One of the more commonly used measures in real estate for evaluating properties is the capitalization rate. The phrase cap rate is widely used in day-to-day real estate evaluations. It is known to be somewhat confusing as higher cap rates may not necessarily be indicative of a good deal. The investment strategy normally dictates the appropriate cap rate (range) to explore. In truth, using a discount cash flow internal rate of return (IRR) analysis is a far better and more rigorous approach to determining value. However, let’s just talk cap rates for now and in another post, we will discuss the many significant differences between using cap rates or IRR’s as a financial analysis.

Low Cap Rate Investment: So let us say you have a substantial amount of buying power and you are looking to purchase a class A (top-tier) apartment building fully leased with long term tenants. You want this building to be in a low crime area with fabulous walkability, shopping and transportation benefits. I mean, this hot shot building has a perpetual no vacancy sign hanging with a long waiting list of premium renters. Does this sound like a dream? A building like this would probably be measured at a low cap rate of 3 to 5%. It inherently is a low risk, income producing investment with turn-key property management.

The Cap Rate is the ratio between its net operating income (NOI) and its present Market Value (MV). CAP RATE (%) = NOI / MV x 100

Low cap rate marquee buildings are not easily found. They are normally in coastal, 24-hr cities. Coveted and limited. Usually, requires a large down payment upwards towards 60% (equity) with a premium sales price at closing.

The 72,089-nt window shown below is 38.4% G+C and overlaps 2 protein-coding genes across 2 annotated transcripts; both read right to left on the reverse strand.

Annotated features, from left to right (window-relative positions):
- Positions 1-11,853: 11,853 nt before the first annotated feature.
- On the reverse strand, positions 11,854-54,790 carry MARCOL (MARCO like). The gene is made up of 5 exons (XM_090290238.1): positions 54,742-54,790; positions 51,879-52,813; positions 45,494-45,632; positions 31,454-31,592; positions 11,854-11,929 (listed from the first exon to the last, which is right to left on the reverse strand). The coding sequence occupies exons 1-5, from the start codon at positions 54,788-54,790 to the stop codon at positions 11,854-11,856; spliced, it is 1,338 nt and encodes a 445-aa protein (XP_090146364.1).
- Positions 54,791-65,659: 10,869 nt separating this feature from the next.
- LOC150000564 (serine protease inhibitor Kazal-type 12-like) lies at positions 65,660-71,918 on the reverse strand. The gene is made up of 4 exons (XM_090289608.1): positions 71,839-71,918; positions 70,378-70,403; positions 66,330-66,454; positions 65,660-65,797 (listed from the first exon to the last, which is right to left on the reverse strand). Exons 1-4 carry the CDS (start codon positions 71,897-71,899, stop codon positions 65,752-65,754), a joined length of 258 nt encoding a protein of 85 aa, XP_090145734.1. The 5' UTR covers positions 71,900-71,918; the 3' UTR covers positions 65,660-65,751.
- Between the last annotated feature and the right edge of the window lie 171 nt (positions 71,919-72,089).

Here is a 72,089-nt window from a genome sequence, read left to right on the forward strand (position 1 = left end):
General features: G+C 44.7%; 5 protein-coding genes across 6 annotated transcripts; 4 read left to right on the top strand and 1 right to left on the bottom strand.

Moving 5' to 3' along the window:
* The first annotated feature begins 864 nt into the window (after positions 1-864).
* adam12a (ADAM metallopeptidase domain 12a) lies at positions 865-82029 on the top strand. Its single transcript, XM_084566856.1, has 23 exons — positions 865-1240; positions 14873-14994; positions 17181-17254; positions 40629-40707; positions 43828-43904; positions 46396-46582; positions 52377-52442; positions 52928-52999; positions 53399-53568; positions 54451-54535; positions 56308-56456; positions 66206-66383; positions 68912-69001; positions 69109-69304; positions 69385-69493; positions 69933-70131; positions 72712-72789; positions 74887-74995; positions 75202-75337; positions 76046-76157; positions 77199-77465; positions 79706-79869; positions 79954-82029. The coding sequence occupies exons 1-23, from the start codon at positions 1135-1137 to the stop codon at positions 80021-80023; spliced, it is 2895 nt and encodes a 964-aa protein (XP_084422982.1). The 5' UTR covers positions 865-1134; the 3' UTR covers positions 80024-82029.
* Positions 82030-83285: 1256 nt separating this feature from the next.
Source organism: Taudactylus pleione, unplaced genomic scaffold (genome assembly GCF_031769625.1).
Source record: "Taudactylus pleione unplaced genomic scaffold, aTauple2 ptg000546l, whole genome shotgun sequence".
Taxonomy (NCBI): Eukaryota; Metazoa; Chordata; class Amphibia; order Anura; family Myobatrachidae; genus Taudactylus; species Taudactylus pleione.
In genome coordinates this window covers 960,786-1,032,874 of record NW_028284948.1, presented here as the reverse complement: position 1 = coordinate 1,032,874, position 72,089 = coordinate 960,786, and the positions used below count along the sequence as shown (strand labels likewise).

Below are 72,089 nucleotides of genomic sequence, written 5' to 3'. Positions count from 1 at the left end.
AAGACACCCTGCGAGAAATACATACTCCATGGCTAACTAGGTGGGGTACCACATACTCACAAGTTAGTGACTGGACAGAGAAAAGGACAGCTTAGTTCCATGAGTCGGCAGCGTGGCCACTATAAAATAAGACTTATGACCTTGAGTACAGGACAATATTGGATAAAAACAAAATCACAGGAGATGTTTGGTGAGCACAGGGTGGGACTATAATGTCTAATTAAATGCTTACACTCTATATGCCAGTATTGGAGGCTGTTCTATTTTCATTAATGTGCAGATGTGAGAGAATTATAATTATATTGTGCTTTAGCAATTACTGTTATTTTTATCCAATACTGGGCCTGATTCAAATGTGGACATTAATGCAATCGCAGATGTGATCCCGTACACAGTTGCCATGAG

High Cap Rate Investment: Now this apt building is probably in a mid-high crime area, suffering from deferred maintenance and high 10% + vacancy rates. The property manager is missing in action and the property taxes are backing up. This building would probably sell at a high cap rate from 9% to 16% and greater. The point being, a buyer could be looking for a high risk, hi cap rate investment. Their plan could be to upgrade and/or reposition the building because they feel the area is rejuvenating and appreciation is almost certain. The timeless buy low and sell high (flip) strategy. High cap rate investments normally purchase with low down payments and provide leverage for buyers looking for potential owner financing terms.

In a sensitivity analysis, the cap rate is an important factor as many professionals in the real estate industry commonly use the cap rate as a financial measure. Just a small change in the capitalization percentage creates significant variations sale price evaluation. I look forward to my following posts where we will discuss using Internal Rate of Returns when evaluating our next real estate investment.

Repositioning

Repositioning is to determine all best uses and selecting the best one. Best use deliberation is actual construction costs necessary to attract desirable new tenants. A keen understanding of markets and clever construction applications is critical for best repositioning efforts.

Industrial

Industrial is making a comeback in demand, not for manufacturing as much, but rather logistics. Big box distribution companies need large warehouse storage and delivery facilities all across America. Some preferred locations to invest are inside urban cores and near transportation hubs like railroads, airports and shipping docks.

Offices

Office is on shaky ground in 2020. Best office investments are in the A plus category with tech companies being the most attractive tenants. Clever repositioning for B minus categories will probably be required to accommodate the newer economy.

Multi-Family

Multifamily development is normally in strong demand. Labor and materials are expensive and cover most of your development budget. To determine your investment rate of return you need to consider projected revenues. If you plan on upgrading mechanical and structural systems you must incorporate clever repositioning strategies.

Land Acquisition

Land acquisition is normally the first prelude to development. A forensic study regarding zoning, critical areas, soil conditions, etc. is necessary to ensure project compatibility.